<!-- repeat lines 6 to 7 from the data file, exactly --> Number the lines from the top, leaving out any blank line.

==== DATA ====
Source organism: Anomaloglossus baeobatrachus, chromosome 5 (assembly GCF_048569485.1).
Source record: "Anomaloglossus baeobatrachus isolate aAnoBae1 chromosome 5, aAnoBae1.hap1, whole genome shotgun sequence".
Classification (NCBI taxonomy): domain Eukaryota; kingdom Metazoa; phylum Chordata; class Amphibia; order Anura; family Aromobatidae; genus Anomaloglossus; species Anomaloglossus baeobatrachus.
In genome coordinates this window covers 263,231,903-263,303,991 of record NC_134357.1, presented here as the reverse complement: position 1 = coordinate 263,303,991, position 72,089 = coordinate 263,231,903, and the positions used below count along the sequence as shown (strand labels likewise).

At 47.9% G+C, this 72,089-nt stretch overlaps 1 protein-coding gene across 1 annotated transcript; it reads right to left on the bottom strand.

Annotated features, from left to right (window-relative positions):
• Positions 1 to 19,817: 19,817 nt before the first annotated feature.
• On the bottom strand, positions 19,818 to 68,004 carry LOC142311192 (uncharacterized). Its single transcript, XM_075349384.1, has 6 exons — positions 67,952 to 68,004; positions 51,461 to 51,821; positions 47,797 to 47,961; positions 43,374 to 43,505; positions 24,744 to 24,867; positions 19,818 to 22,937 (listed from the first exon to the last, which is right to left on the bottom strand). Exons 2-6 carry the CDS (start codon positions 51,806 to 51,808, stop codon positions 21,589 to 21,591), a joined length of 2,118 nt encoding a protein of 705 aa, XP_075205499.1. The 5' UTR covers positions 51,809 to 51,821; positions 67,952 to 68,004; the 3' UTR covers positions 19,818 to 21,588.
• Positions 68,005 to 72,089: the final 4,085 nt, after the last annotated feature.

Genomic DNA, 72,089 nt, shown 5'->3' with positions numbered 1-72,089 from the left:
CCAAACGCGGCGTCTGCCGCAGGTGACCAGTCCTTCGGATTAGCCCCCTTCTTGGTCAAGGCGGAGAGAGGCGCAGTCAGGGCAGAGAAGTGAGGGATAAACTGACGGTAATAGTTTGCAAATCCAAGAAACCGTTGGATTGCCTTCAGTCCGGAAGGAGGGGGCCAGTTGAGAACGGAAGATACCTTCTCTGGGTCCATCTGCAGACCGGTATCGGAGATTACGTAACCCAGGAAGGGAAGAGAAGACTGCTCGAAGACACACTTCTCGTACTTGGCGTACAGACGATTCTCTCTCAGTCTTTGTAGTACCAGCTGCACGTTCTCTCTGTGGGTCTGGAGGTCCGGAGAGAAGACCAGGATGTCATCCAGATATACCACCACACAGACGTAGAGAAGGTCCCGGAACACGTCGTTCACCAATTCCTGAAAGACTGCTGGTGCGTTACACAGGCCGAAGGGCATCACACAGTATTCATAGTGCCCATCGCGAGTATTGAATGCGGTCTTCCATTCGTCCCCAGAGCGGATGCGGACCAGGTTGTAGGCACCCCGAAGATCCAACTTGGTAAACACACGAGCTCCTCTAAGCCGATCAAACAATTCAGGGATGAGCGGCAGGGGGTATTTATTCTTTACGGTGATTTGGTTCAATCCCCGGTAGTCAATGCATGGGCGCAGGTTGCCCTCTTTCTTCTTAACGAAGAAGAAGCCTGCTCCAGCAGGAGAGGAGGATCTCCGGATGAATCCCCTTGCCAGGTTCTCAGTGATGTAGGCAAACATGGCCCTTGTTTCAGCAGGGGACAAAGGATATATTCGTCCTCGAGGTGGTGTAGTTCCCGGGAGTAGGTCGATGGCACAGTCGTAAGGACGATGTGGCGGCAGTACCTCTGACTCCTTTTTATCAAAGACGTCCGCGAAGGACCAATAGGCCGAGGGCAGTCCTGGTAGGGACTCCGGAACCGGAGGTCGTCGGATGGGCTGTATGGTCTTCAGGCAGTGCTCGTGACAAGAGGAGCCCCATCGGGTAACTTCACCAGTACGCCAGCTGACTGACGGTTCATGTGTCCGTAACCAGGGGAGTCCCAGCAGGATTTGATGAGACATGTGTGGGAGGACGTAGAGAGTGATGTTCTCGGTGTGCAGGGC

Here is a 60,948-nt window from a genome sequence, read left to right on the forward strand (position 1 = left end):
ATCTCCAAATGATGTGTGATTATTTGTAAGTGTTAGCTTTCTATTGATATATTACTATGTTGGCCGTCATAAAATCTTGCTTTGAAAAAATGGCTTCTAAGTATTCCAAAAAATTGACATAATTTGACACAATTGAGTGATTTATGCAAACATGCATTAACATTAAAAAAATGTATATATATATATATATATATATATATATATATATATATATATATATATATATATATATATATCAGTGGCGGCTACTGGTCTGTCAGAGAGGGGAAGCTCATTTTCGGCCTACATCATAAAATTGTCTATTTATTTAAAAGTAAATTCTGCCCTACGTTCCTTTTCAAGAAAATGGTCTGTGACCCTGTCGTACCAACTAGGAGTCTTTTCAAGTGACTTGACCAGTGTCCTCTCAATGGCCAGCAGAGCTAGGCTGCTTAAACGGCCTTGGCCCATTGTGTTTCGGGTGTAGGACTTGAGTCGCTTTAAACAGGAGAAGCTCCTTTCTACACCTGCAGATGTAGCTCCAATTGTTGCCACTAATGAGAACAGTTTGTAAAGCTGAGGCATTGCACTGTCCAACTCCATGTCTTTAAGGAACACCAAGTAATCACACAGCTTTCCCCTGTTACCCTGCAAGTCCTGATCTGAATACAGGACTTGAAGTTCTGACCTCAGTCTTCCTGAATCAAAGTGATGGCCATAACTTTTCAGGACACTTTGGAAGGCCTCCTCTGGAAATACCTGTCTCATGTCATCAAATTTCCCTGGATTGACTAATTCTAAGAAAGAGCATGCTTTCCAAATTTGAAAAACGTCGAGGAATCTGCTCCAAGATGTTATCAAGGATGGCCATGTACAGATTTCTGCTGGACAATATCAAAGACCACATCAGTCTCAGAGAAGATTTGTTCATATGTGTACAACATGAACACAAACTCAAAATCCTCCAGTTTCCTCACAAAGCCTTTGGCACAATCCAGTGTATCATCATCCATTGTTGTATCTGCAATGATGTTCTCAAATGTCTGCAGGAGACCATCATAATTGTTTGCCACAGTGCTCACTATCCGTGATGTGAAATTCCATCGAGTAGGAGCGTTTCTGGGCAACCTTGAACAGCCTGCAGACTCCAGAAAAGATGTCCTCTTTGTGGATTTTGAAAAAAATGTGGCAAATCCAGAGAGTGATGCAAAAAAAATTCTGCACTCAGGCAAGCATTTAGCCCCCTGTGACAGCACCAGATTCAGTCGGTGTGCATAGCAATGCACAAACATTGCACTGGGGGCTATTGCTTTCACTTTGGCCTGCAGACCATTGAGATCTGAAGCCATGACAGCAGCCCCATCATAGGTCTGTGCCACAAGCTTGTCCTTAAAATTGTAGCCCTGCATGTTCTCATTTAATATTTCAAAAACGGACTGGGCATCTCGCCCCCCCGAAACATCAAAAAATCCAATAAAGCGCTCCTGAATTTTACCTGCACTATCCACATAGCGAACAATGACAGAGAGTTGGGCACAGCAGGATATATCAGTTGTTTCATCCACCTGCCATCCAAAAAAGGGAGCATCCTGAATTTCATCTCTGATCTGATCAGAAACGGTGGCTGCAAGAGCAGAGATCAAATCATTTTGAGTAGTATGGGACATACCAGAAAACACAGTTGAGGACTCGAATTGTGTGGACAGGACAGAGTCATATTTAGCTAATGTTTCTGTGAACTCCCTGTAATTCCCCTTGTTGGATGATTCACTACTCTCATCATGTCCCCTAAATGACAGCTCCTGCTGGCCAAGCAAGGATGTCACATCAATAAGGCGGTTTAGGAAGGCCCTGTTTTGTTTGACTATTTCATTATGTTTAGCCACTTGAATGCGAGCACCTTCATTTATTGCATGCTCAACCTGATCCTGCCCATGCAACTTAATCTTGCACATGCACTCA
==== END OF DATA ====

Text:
Annotated features, from left to right (window-relative positions):
• Positions 1 to 19,817: 19,817 nt before the first annotated feature.